I started missing work, often when traveling, due to being hungover. I worked for a place that didn’t reimburse for alcohol, but my meals were free which meant I could make up the savings in beer. I would show up for a morning meeting and claim to feel ill from dinner the night before, then excuse myself to spend the rest of the day throwing up in my hotel room.
When I hit my early 30’s the blackouts started. I entered a period where I struggled to remember the details of nights involving drinking, with the only record in the form of angry emails sent to those I felt had crossed me, stupid Facebook posts (song lyrics, ugh), and texts to random people I’d met at the bar.
I ignored the problem: Sasquatch dressed in business casual trying to blend in behind a computer; Sasquatch stumbling across the bar and spilling other people’s drinks as he laughs his way to the bathroom; Sasquatch, in bed next to his fiancé with the room spinning, staring at the ceiling, wasted for another night. I wasn’t fooling anyone, particularly not myself.
I didn’t embrace the role alcohol was playing in my downfall until I was 35. My lack of satisfaction with life was tangible. I was doing the same thing daily and getting the same outcome. I woke up one day surrounded by my smashed possessions, with a great paying job but no money to replace them. I was frustrated at work, in my personal life, and with my health. Sasquatch needed help.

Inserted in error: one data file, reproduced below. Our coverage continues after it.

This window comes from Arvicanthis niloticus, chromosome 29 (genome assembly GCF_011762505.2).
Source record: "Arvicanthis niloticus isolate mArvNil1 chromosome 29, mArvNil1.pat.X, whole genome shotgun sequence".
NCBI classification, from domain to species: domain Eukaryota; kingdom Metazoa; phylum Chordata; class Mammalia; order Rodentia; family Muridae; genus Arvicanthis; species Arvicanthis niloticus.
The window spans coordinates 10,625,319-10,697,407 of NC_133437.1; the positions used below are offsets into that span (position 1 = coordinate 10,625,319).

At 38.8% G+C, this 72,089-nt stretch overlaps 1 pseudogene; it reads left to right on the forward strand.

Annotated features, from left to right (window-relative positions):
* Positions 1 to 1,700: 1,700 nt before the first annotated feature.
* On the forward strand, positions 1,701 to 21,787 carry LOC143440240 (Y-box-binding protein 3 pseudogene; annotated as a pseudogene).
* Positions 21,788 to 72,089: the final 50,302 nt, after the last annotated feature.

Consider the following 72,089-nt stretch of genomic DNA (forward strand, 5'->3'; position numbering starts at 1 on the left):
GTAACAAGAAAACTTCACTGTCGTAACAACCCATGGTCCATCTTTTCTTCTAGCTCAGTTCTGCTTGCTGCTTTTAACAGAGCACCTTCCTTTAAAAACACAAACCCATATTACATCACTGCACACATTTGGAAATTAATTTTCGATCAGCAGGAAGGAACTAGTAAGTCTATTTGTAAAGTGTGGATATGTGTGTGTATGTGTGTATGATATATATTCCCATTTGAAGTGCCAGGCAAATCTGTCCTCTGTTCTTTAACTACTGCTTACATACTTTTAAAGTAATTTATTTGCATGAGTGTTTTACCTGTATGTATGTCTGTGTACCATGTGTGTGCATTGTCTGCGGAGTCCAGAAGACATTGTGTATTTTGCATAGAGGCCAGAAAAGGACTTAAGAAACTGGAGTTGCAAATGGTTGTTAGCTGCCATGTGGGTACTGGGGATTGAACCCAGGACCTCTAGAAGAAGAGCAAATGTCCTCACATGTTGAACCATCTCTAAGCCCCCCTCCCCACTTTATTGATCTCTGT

Accepting I had a problem with alcohol felt like accepting I was a failure. Sasquatch blew his cover. I had to accept I had wasted all the time and money I’d invested in alcohol over the years. I had no idea how I could go about changing as there were no former Sasquatches in my life that I was aware of – no reference points setting a path for me to follow.
Sasquatch alone in a haunted forest.
I was able to find my way to sobriety, though it wasn’t an easy path, and I needed help. If you’re abusing alcohol, and have decided it is time to stop, here are some tactics I found helpful. You don’t have to undertake this daunting task alone.
This comes first for a reason. I cannot stress how important it is to share what you are going through with others. Many have come before you, so you don’t need to do this alone. You need a reference point for sobriety and a sober lifestyle. Most likely, you have been hanging out with people who won’t serve as good examples for an alcohol-free lifestyle.